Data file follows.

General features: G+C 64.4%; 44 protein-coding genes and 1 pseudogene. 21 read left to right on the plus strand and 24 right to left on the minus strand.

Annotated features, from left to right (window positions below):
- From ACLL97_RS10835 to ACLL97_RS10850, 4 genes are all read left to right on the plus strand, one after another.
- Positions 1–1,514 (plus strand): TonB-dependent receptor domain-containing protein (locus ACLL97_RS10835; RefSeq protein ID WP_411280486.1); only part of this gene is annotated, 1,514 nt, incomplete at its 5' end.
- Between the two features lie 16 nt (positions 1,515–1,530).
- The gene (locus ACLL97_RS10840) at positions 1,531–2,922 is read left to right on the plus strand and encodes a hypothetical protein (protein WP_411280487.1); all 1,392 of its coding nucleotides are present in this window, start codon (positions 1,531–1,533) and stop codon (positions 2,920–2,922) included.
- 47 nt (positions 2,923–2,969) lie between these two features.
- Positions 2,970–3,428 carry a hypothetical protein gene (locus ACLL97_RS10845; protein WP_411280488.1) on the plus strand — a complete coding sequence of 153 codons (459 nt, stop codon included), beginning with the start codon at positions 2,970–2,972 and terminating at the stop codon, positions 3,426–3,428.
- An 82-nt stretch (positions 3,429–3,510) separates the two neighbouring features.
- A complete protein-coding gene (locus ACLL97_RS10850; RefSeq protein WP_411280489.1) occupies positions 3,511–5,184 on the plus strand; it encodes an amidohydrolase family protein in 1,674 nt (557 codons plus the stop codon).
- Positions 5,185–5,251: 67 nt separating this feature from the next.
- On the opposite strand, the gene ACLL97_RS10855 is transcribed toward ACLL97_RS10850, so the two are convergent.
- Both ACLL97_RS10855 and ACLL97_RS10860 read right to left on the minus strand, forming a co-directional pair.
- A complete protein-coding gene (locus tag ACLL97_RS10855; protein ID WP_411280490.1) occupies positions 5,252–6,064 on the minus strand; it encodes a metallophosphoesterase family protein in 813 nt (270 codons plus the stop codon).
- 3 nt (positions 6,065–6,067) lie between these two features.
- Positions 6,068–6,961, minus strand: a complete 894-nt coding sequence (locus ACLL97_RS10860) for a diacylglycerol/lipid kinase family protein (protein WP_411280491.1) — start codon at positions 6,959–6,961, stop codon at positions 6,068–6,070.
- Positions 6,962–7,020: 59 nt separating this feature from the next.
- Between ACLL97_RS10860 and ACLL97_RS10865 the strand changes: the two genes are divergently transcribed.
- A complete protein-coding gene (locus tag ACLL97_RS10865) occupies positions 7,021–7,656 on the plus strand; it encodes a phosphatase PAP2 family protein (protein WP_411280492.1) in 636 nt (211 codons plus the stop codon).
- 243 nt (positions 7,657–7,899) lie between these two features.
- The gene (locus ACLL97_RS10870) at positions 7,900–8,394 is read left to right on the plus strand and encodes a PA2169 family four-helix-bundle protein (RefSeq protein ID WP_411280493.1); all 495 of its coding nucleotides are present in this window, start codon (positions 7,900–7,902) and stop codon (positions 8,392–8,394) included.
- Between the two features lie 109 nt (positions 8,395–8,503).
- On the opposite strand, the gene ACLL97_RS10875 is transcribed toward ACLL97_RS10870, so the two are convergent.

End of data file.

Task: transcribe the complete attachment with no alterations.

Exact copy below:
General features: G+C 64.4%; 44 protein-coding genes and 1 pseudogene. 21 read left to right on the plus strand and 24 right to left on the minus strand.

Annotated features, from left to right (window positions below):
- From ACLL97_RS10835 to ACLL97_RS10850, 4 genes are all read left to right on the plus strand, one after another.
- Positions 1–1,514 (plus strand): TonB-dependent receptor domain-containing protein (locus ACLL97_RS10835; RefSeq protein ID WP_411280486.1); only part of this gene is annotated, 1,514 nt, incomplete at its 5' end.
- Between the two features lie 16 nt (positions 1,515–1,530).
- The gene (locus ACLL97_RS10840) at positions 1,531–2,922 is read left to right on the plus strand and encodes a hypothetical protein (protein WP_411280487.1); all 1,392 of its coding nucleotides are present in this window, start codon (positions 1,531–1,533) and stop codon (positions 2,920–2,922) included.
- 47 nt (positions 2,923–2,969) lie between these two features.
- Positions 2,970–3,428 carry a hypothetical protein gene (locus ACLL97_RS10845; protein WP_411280488.1) on the plus strand — a complete coding sequence of 153 codons (459 nt, stop codon included), beginning with the start codon at positions 2,970–2,972 and terminating at the stop codon, positions 3,426–3,428.
- An 82-nt stretch (positions 3,429–3,510) separates the two neighbouring features.
- A complete protein-coding gene (locus ACLL97_RS10850; RefSeq protein WP_411280489.1) occupies positions 3,511–5,184 on the plus strand; it encodes an amidohydrolase family protein in 1,674 nt (557 codons plus the stop codon).
- Positions 5,185–5,251: 67 nt separating this feature from the next.
- On the opposite strand, the gene ACLL97_RS10855 is transcribed toward ACLL97_RS10850, so the two are convergent.
- Both ACLL97_RS10855 and ACLL97_RS10860 read right to left on the minus strand, forming a co-directional pair.
- A complete protein-coding gene (locus tag ACLL97_RS10855; protein ID WP_411280490.1) occupies positions 5,252–6,064 on the minus strand; it encodes a metallophosphoesterase family protein in 813 nt (270 codons plus the stop codon).
- 3 nt (positions 6,065–6,067) lie between these two features.
- Positions 6,068–6,961, minus strand: a complete 894-nt coding sequence (locus ACLL97_RS10860) for a diacylglycerol/lipid kinase family protein (protein WP_411280491.1) — start codon at positions 6,959–6,961, stop codon at positions 6,068–6,070.
- Positions 6,962–7,020: 59 nt separating this feature from the next.
- Between ACLL97_RS10860 and ACLL97_RS10865 the strand changes: the two genes are divergently transcribed.
- A complete protein-coding gene (locus tag ACLL97_RS10865) occupies positions 7,021–7,656 on the plus strand; it encodes a phosphatase PAP2 family protein (protein WP_411280492.1) in 636 nt (211 codons plus the stop codon).
- 243 nt (positions 7,657–7,899) lie between these two features.
- The gene (locus ACLL97_RS10870) at positions 7,900–8,394 is read left to right on the plus strand and encodes a PA2169 family four-helix-bundle protein (RefSeq protein ID WP_411280493.1); all 495 of its coding nucleotides are present in this window, start codon (positions 7,900–7,902) and stop codon (positions 8,392–8,394) included.
- Between the two features lie 109 nt (positions 8,395–8,503).
- On the opposite strand, the gene ACLL97_RS10875 is transcribed toward ACLL97_RS10870, so the two are convergent.